Graphic Cigs Graphic Warnings on Cigarette Packages  Essay
- Length: 5 pages
- Sources: 5
- Subject: Sports - Drugs
- Type: Essay
- Paper: #9460868
Excerpt from Essay :
Graphic Warnings on Cigarette Packages: When Public Health Depends on Public Knowledge
The principles of liberty and personal freedom upon which this country was founded and to which it has ostensibly been dedicated over the course of its history have continually and increasingly come into conflict with other principles, primarily the principle of protection. If it is not the government's job to ensure the protection of its people from both internal and external threats, then there really isn't much of a point to that government. According to liberalist theories, the smallest amount of personal freedoms should be given up in order to obtain the best possible protection, and finding the balance between these two competing ideals can be seen as the fundamental cause of debate and progress in law making and policy enforcement. Some cases are clear-cut -- we have rules of the road that limit personal freedom in order to protect the life and property of others on/along that road, and few would argue that such rules should not exist -- but other cases are more complex.
Tobacco products generally and cigarettes in particular have been a major source of controversy, with an ongoing debate being waged over the right and/or responsibility of the government to legislate cigarette advertising and sales in order to protect citizens form their negative health consequences. The argument that cigarettes should be banned outright is not proposed or seriously defended by many, but the extent to which the government can go in discouraging cigarette use is highly controversial. As the following argument clearly demonstrates, requiring cigarette manufacturers and distributors to place graphic warnings on cigarette packages strikes an effective balance between the need to protect public health and safety and the need to maintain liberty and the freedom of personal choice for American citizens.
Before turning to the specific arguments in favor of graphic warnings, it is necessary to demonstrate that cigarettes are indeed a product that causes a substantial health risk that American citizens and the United States government should be wary of. While it is exhaustively evidenced and generally accepted that cigarettes are bad for one's health, and potentially for the health of those exposed to others' cigarette smoke on a regular basis, this does not in and of itself mean that the products warrant legislative control in order to effectively protect the public health of today's Americans. There are many other products that pose health risks, such as junk food or sporting devices that can cause injury, that do not require graphic warning labels (or warning labels at all), and thus it must be shown that cigarettes present a more substantial and extreme health risk than these other products if government intervention in cigarette package labeling practices is warranted.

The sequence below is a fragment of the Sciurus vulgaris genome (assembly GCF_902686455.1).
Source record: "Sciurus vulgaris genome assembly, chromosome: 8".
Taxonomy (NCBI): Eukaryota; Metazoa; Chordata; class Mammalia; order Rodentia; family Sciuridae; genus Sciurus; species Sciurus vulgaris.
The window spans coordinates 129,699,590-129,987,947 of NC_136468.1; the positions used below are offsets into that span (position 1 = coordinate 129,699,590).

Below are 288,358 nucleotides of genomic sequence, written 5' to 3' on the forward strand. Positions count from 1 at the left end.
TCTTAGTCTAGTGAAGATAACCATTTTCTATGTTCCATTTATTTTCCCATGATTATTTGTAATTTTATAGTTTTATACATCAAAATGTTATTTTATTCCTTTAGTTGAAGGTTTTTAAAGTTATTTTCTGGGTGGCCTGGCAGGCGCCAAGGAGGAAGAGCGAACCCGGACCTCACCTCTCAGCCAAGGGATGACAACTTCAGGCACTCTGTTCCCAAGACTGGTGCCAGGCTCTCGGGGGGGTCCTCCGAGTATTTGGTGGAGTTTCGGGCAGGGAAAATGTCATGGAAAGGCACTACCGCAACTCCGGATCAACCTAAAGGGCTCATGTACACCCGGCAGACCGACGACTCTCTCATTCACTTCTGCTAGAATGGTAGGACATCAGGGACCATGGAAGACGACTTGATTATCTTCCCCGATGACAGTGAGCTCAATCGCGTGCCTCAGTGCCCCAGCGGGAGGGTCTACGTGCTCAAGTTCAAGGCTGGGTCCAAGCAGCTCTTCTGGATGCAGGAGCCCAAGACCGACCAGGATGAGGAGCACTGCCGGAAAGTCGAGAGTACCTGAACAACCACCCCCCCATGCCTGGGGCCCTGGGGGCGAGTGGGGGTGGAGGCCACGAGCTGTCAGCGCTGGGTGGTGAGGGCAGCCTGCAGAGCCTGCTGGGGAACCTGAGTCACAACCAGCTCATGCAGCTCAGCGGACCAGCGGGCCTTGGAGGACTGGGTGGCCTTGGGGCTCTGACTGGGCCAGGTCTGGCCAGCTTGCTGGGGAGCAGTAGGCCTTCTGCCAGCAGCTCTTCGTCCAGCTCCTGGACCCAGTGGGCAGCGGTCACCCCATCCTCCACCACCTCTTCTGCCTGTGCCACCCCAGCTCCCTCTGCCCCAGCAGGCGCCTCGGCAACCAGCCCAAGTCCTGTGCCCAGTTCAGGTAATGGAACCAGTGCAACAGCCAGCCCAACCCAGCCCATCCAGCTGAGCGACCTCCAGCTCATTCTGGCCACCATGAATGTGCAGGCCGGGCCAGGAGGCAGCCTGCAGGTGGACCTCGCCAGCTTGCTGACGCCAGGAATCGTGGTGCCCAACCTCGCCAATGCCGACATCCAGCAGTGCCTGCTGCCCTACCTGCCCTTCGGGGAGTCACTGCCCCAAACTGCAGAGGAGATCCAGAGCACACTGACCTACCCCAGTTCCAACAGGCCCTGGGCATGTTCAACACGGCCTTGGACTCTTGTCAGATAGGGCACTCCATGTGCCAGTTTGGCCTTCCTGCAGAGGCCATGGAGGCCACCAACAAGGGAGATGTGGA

According to the Centers for Disease Control, one of the most prominent public health agencies in the United States and indeed in the world, tobacco use is far and away the largest contributor to preventable disease, disability, and death in the United States (CDC, 2012). It is estimated that nearly half-a-million Americans die every year as a direct and sole result of their smoking habit or from exposure to second-hand smoke, while over eight-and-a-half million citizens are living with serious and often chronic illnesses that were caused by their smoking or exposure to second-hand smoke (CDC, 2012). For comparison, in 2009 (the last year for which comprehensive data has been published), there were just shy of eleven million car accidents in the United States resulting in less then thirty-four thousand fatalities -- about one death for every one-hundred-million miles driven by Americans during the year (U.S. Census Bureau, 2011). In other words, despite the fact that many more Americans drive cars than smoke, and despite the fact that there were accident rates that reflect the amount of driving in the country and that show the potential dangers of steering large pieces of metal around at high speeds, far more people were killed by cigarettes (and other tobacco products, though cigarettes are by far the most popular) than were killed in auto accidents (CDC, 2012; U.S. Census Bureau, 2011). Car manufacturers are carefully regulated, drivers are tested and licensed to ensure greater safety and responsibility, and many laws exist governing behavior on the road, and all for products that are clearly less dangerous than tobacco -- surely posting clear warning labels on cigarette packages is consistent with the American ideal of protecting and maintaining public health.